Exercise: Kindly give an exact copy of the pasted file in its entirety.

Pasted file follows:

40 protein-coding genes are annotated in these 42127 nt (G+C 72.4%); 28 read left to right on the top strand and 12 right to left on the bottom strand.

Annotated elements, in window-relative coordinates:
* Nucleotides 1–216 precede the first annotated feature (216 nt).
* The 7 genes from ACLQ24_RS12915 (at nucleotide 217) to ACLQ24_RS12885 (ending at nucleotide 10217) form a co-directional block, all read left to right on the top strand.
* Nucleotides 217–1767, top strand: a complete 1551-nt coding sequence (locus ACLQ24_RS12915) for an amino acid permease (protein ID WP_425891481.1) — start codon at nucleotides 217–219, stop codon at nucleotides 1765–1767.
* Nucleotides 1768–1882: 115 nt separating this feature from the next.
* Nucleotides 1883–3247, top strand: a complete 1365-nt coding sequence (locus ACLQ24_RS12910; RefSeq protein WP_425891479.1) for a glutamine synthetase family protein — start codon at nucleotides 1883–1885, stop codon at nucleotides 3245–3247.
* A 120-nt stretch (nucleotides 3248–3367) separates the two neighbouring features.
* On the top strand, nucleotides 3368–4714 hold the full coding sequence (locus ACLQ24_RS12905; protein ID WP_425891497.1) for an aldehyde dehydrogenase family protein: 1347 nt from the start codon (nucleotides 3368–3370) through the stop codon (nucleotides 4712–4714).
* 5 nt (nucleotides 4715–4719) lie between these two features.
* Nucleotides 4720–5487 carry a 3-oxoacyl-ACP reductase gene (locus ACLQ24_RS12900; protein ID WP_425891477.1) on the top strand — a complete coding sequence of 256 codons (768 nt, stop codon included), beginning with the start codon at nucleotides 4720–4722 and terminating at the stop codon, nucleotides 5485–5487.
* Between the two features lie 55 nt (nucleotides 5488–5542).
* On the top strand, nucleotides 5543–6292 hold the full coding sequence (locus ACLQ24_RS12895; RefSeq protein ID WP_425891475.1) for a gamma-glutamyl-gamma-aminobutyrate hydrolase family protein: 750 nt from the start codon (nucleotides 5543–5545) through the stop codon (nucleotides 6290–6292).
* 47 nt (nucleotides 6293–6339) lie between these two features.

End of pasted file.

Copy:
40 protein-coding genes are annotated in these 42127 nt (G+C 72.4%); 28 read left to right on the top strand and 12 right to left on the bottom strand.

Annotated elements, in window-relative coordinates:
* Nucleotides 1–216 precede the first annotated feature (216 nt).
* The 7 genes from ACLQ24_RS12915 (at nucleotide 217) to ACLQ24_RS12885 (ending at nucleotide 10217) form a co-directional block, all read left to right on the top strand.
* Nucleotides 217–1767, top strand: a complete 1551-nt coding sequence (locus ACLQ24_RS12915) for an amino acid permease (protein ID WP_425891481.1) — start codon at nucleotides 217–219, stop codon at nucleotides 1765–1767.
* Nucleotides 1768–1882: 115 nt separating this feature from the next.
* Nucleotides 1883–3247, top strand: a complete 1365-nt coding sequence (locus ACLQ24_RS12910; RefSeq protein WP_425891479.1) for a glutamine synthetase family protein — start codon at nucleotides 1883–1885, stop codon at nucleotides 3245–3247.
* A 120-nt stretch (nucleotides 3248–3367) separates the two neighbouring features.
* On the top strand, nucleotides 3368–4714 hold the full coding sequence (locus ACLQ24_RS12905; protein ID WP_425891497.1) for an aldehyde dehydrogenase family protein: 1347 nt from the start codon (nucleotides 3368–3370) through the stop codon (nucleotides 4712–4714).
* 5 nt (nucleotides 4715–4719) lie between these two features.
* Nucleotides 4720–5487 carry a 3-oxoacyl-ACP reductase gene (locus ACLQ24_RS12900; protein ID WP_425891477.1) on the top strand — a complete coding sequence of 256 codons (768 nt, stop codon included), beginning with the start codon at nucleotides 4720–4722 and terminating at the stop codon, nucleotides 5485–5487.
* Between the two features lie 55 nt (nucleotides 5488–5542).
* On the top strand, nucleotides 5543–6292 hold the full coding sequence (locus ACLQ24_RS12895; RefSeq protein ID WP_425891475.1) for a gamma-glutamyl-gamma-aminobutyrate hydrolase family protein: 750 nt from the start codon (nucleotides 5543–5545) through the stop codon (nucleotides 6290–6292).
* 47 nt (nucleotides 6293–6339) lie between these two features.